Solomon answered God, “You have shown great kindness to David my father and have made me king in his place. Now, Lord God, let your promise to my father David be confirmed, for you have made me king over a people who are as numerous as the dust of the earth. 10 Give me wisdom and knowledge, that I may lead this people, for who is able to govern this great people of yours?”

We would ALL love for God to ask us this same question, but many of us would much more quickly ask for a million dollars than wisdom and knowledge. But not Solomon. He had enough grasp on what was ahead of him as King (after his father, David) that he knew he needed wisdom above all else. The rest of the story is that he not only became the wisest man of all time, but he became the richest man of all time.

Solomon ruled Israel forty years, had a mostly peaceful reign, and built the most magnificent temple for Yahweh ever known. Unfortunately, he didn’t access the full wisdom that God granted for all of his life and declined in his later years due to marrying many wives who brought in the worship of idols. So, even the wisest man in the world falls prey to pillow talk.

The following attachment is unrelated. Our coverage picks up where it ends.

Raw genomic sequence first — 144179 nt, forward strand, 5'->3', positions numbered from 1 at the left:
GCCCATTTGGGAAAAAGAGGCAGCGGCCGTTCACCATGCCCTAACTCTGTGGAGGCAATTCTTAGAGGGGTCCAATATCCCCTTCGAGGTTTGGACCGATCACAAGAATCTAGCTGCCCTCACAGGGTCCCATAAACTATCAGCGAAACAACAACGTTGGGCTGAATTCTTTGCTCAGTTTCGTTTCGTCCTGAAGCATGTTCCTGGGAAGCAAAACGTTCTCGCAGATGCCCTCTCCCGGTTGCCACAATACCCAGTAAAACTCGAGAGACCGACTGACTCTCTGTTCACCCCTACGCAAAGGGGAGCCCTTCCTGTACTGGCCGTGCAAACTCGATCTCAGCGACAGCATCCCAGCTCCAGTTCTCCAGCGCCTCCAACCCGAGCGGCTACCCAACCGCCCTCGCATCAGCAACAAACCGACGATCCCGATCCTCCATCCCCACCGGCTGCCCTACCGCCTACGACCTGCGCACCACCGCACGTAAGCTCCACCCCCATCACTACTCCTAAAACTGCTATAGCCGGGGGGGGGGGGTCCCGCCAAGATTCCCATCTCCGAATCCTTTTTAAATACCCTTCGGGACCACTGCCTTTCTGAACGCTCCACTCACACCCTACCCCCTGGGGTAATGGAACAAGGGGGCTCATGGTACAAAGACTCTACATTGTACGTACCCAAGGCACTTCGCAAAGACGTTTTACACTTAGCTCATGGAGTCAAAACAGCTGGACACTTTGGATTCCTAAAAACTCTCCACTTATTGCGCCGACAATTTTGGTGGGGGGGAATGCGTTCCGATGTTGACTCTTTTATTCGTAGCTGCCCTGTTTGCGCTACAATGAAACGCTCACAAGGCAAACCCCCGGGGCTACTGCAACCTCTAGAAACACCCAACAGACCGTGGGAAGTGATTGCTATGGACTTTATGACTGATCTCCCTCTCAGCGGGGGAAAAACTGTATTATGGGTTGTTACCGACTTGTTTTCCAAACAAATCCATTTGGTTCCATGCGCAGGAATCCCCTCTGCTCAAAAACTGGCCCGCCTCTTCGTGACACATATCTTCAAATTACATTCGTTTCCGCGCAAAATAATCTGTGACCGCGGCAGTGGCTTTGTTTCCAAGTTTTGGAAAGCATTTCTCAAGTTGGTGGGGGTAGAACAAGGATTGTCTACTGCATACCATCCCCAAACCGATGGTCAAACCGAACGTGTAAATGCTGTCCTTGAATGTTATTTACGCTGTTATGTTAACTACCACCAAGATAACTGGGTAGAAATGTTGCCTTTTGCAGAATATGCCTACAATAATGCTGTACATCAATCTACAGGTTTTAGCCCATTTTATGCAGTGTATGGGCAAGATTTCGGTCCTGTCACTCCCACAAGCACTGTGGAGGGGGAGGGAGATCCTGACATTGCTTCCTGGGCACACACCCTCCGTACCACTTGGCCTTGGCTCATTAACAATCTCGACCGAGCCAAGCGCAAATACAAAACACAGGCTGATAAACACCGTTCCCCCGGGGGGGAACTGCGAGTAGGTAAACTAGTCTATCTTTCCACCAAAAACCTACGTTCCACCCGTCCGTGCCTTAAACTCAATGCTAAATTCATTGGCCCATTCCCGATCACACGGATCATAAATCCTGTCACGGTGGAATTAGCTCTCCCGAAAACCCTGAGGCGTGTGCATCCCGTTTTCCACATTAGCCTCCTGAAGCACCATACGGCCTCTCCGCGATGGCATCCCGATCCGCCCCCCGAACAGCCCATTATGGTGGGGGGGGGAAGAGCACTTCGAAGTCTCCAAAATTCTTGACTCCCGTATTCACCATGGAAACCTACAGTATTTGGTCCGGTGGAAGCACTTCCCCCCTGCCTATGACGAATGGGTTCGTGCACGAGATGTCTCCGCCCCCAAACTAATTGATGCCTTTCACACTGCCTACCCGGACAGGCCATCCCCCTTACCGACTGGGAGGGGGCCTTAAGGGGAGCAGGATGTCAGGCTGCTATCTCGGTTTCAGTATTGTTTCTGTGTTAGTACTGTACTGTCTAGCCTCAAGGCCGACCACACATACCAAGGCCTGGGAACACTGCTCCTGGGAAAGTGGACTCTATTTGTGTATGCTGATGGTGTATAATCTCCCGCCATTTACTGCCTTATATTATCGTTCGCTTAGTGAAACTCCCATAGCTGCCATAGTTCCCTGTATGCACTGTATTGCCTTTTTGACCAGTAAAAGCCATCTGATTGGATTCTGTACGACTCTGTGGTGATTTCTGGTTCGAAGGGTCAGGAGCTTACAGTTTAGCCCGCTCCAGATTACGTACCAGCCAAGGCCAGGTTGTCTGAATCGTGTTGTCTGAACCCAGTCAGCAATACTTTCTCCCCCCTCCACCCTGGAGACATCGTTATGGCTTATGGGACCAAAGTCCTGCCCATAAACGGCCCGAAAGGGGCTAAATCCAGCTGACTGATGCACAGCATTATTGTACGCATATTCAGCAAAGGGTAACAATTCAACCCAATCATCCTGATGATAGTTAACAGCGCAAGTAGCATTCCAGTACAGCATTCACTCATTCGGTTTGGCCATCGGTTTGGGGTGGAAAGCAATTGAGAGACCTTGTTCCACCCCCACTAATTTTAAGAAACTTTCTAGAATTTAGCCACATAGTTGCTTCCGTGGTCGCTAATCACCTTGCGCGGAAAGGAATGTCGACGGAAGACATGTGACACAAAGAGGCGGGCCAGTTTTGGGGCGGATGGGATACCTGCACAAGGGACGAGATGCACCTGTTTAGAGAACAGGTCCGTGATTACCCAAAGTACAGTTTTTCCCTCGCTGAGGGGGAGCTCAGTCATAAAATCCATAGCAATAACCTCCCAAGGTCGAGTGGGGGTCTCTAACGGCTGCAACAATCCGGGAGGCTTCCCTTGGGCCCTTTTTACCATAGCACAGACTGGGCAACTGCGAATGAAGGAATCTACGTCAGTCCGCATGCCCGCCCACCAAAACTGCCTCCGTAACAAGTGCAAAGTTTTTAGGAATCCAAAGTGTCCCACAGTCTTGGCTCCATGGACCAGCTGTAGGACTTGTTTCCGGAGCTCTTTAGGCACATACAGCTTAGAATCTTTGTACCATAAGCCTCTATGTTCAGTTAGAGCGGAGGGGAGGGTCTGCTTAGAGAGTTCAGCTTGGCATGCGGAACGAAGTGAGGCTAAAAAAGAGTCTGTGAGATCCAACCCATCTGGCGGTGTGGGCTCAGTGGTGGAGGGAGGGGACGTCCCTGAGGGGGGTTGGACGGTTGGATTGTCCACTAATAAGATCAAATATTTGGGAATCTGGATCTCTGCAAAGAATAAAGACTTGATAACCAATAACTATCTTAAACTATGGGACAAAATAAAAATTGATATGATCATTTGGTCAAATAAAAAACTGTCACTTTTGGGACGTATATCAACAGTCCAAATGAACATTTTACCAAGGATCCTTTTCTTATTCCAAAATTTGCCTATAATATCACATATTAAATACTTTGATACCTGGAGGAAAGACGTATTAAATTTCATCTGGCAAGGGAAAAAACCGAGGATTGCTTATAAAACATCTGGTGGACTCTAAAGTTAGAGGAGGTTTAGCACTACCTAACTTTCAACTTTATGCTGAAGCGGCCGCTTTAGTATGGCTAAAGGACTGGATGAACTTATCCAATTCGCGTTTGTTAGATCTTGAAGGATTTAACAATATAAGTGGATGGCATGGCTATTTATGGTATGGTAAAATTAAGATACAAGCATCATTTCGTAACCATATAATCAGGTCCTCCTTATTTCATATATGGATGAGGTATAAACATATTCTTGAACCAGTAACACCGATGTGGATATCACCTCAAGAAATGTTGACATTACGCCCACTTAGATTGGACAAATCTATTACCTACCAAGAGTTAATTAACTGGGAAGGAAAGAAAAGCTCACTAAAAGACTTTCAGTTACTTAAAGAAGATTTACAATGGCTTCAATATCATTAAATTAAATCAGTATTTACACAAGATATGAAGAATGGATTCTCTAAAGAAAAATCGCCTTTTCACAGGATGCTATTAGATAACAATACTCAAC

The lesson in this for us as leaders is to value God’s wisdom above wealth. Matthew 6:33 tells us to “seek first the kingdom of God and His righteousness and all of these things will be added to you.” In seeking God’s kingdom purposes first everything we need will be “added.” We may not know how or be happy with when, but, if we hold steady and follow the Lord, He always adds.

A great leader values God’s wisdom and never, never wears parachute pants.

EXPRESSION IN WORSHIP

IMG_2901I’ve spent the bulk of my adult life leading musical worship publicly.

There is, of course, much discussion (and dissent) over what is “real” worship. The only “real” biblical answer is that real worship happens when our lives reflect the character, nature, and attributes of Jesus, aka “spiritual transformation.” To reduce authentic worship to lively people singing loudly, clapping their hands, or otherwise jiving to the music is to only see part of worship, that part that can make the least difference in a person’s life and in the coming of the kingdom on earth.

As a worship leader, I will ALWAYS hope and pray that people engage with the music I provide. It’s so much more fun that way! I can be guilty of judging people as “lifeless” and “Spirit-less” but that certainly isn’t always the case. Maybe sometimes a particular person in the service hasn’t encountered Jesus personally and therefore feels no impetus to be lively in their singing, etc. Then my prayer must be that the Holy Spirit will make Jesus real to them and lead them in their own expression of praise.